Adult Industry Again Shut Out of Congressional Hearings

Matt O'Conner
WASHINGTON — For the third time this year, federal legislators held a hearing on the adult entertainment industry without inviting or allowing a single representative from the industry.

“This is the third time we’ve been frozen out,” Adult Freedom Foundation spokesperson John Pauly told XBiz of the Nov. 10 hearing before the Senate Judiciary Subcommittee on the Constitution.

“We’ve sent letters, made phone calls, followed up with emails,” Pauly said. “The first time we were frozen out, they said it was too late because they had already posted the witness list. Then, at one point, Congress postponed the hearing, and we wrote another note saying what a golden opportunity it would be to let us have our say. But they came up with another excuse.”

All three hearings have been chaired by Sen. Sam Brownback, R-Kan., a vocal critic of the adult industry.

Free Speech Coalition Communications Director Tom Hymes said the FSC has been similarly not been allowed to provide an expert witness at previous hearings. The FSC has, however, submitted written testimony countering claims by anti-adult witnesses invited to speak at the hearings.

Witnesses at the Nov. 10 hearing, titled “Why the Government Should Care About Pornography: The State Interest in Protecting Children and Families,” include:

  • Jill Manning, a Utah-based marriage and family therapist and doctoral student at Mormon-operated Brigham Young University;
  • Pamela Paul, author of “Pornified: How Pornography Is Transforming Our Lives, Our Relationships and Our Families”;
  • Richard R. Whidden Jr., executive director and senior counsel for the National Law Center for Children and Families in Fairfax, Va.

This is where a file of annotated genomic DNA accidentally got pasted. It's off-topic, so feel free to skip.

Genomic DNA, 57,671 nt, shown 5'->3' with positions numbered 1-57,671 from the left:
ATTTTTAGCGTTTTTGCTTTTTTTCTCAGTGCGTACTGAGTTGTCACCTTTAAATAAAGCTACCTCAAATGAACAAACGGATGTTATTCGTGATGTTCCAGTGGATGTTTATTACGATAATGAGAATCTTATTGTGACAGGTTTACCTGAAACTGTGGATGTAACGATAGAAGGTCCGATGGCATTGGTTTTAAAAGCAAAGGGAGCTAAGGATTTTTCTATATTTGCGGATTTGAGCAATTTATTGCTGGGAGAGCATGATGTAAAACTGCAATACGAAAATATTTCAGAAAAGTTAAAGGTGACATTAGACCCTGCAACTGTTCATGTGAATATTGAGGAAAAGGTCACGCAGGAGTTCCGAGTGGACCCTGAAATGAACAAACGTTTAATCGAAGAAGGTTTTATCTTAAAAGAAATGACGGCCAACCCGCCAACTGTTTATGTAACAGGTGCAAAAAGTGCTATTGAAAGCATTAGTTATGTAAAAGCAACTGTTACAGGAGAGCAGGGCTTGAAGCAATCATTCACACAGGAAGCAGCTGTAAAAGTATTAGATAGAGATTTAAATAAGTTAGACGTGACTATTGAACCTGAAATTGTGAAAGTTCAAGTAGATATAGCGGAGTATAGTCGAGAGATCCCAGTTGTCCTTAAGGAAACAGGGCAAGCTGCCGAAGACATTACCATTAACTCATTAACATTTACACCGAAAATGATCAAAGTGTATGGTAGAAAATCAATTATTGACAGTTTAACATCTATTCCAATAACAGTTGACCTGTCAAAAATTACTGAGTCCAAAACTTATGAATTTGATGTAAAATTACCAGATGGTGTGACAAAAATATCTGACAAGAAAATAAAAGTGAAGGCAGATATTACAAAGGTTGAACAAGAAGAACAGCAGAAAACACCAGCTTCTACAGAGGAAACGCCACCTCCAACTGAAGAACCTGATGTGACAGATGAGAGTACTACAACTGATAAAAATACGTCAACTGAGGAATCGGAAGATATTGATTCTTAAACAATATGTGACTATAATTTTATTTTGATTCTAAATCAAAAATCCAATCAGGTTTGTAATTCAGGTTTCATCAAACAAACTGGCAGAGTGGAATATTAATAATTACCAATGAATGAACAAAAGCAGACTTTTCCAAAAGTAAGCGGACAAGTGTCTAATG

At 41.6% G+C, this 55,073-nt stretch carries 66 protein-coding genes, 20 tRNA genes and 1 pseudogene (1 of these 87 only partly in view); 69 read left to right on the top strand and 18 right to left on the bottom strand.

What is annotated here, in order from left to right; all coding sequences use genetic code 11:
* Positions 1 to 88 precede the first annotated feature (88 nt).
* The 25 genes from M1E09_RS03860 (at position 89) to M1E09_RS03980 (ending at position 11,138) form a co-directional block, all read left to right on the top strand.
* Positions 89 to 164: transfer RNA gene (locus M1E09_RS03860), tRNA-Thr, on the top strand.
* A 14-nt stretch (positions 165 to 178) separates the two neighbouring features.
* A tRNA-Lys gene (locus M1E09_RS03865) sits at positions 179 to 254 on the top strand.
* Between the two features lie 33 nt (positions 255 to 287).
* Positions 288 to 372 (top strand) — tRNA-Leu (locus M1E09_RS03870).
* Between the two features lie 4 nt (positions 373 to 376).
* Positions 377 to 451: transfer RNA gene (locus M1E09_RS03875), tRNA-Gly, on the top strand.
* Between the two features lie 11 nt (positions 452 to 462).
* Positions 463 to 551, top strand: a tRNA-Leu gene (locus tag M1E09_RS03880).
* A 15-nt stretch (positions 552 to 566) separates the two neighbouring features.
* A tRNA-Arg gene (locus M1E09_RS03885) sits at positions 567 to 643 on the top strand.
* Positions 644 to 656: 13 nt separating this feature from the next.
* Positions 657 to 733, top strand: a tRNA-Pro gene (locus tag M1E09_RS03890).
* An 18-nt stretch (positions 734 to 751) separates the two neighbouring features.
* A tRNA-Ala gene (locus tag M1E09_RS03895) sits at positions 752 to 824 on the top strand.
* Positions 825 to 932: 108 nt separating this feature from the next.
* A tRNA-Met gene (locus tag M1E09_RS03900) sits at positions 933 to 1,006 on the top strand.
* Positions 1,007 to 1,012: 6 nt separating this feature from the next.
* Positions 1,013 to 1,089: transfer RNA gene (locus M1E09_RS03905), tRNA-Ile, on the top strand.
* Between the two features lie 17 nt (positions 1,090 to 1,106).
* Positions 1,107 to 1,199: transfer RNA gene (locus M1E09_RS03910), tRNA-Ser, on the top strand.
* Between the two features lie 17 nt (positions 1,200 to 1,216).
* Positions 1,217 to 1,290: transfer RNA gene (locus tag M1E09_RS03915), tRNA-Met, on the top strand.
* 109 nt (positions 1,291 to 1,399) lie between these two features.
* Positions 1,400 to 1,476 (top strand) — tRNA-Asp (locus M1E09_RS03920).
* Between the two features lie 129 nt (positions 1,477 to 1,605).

• Pauly pointed out that every witness on that list is hostile to the adult industry and that their testimony, like the testimony at the two previous hearings, presents a biased and one-sided view of the issues being discussed.

    For example, Manning has called for government regulation of adult websites.

    “Research [has shown] that sexually explicit material on the Internet is very intrusive,” she said. “So even the families that are diligent about protecting themselves need some help. This cannot be done just by individuals choosing not to be exposed. It's too intrusive.”

    Other witnesses at past hearings have presented questionable data trying to link pornography with sex crimes and pedophilia and have claimed that adult entertainment destroys families and is as addictive as heroine and crack cocaine.

    However, Pauly added that there is a ray of hope on the horizon. He said the AFF has been in communication with committee co-chair Sen. Russ Feingold, D-Wisc., and he is confident that Feingold will seriously consider including a representative from the AFF as a witness at future hearings.

    Prepared testimony from witnesses at the Nov. 10 hearing is available at